Robbie Zereka is one of six children from a rural, working class Irish family. Although he sang in the local choir from an early age, he struggled with his confidence until secondary school, where he auditioned for the school musical after encouragement from his music teacher.

While rehearsing in the months before the musical, he became very close friends with a fellow cast member who later took his own life. “It really forced me to think hard about depression and how people bottle things up. I owe that experience for teaching me to vocalise my feelings. I wrote my first song about him.” Robbie has carried this resolution seeking approach with him in life and lyricism.

The sounds of Patsy Cline, Tracy Chapman, and Smokie filled his childhood home, but when he started to write his own music, Zereka looked to broaden his influences over the years by learning from the greats. He learned vulnerable, honest and fierce lyricism from artists like Radiohead and The Cardigans and from Sinead O’ Connor and John Grant, the impact of searing honesty was attained.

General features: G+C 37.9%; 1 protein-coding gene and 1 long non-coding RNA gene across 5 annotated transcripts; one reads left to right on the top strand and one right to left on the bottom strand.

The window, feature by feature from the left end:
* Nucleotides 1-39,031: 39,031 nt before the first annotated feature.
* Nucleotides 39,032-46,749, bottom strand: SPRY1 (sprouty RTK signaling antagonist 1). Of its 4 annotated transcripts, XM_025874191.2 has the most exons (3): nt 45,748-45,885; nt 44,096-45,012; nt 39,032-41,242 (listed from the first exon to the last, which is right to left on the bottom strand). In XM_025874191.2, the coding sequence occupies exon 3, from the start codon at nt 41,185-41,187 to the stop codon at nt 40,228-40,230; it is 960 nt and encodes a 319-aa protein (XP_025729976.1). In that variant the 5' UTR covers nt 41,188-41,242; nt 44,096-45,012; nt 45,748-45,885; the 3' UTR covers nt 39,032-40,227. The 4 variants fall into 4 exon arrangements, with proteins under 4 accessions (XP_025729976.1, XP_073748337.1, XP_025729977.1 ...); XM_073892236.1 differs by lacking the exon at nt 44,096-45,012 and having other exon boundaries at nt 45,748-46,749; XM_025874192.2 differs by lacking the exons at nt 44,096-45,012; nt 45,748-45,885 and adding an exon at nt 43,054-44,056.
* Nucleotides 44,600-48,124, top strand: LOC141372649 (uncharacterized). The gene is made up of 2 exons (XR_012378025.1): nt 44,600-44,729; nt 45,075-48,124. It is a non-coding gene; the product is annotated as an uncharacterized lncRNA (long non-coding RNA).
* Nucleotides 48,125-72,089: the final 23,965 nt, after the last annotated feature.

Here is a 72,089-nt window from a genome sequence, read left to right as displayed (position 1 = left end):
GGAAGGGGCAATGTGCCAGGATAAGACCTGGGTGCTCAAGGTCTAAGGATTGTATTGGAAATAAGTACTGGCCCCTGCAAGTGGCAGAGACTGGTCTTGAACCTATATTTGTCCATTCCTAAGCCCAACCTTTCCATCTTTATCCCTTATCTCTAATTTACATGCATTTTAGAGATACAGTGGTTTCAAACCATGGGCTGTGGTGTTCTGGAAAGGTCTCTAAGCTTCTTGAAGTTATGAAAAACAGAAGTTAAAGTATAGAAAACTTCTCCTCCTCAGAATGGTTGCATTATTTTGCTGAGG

As well as studying the beauty of balance and contrast in their music, Robbie has drawn aesthetic influence from artists like his all time favourite act, Goldfrapp. “My favourite artists use visuals as a further means of expression. I feel that what you see is just as important to the message of a song as what you hear.”

His music pulses with the emotive yet rousing swell of alternative rock and pop, all carried by his obvious assets: his rich, unique voice, and a yearning but learning approach to lyricism.

After two years of collaborating and performing around London’s vibrant DIY scene, Robbie is excited to expand on the visual flare of the self-produced music video for his upcoming second single Bloodshot.

“It’s pretty exciting what I’ve managed to create at this point with the help of some of my kind and talented friends. I’m excited to experiment with performing and writing to see where my sound and image will go from here!”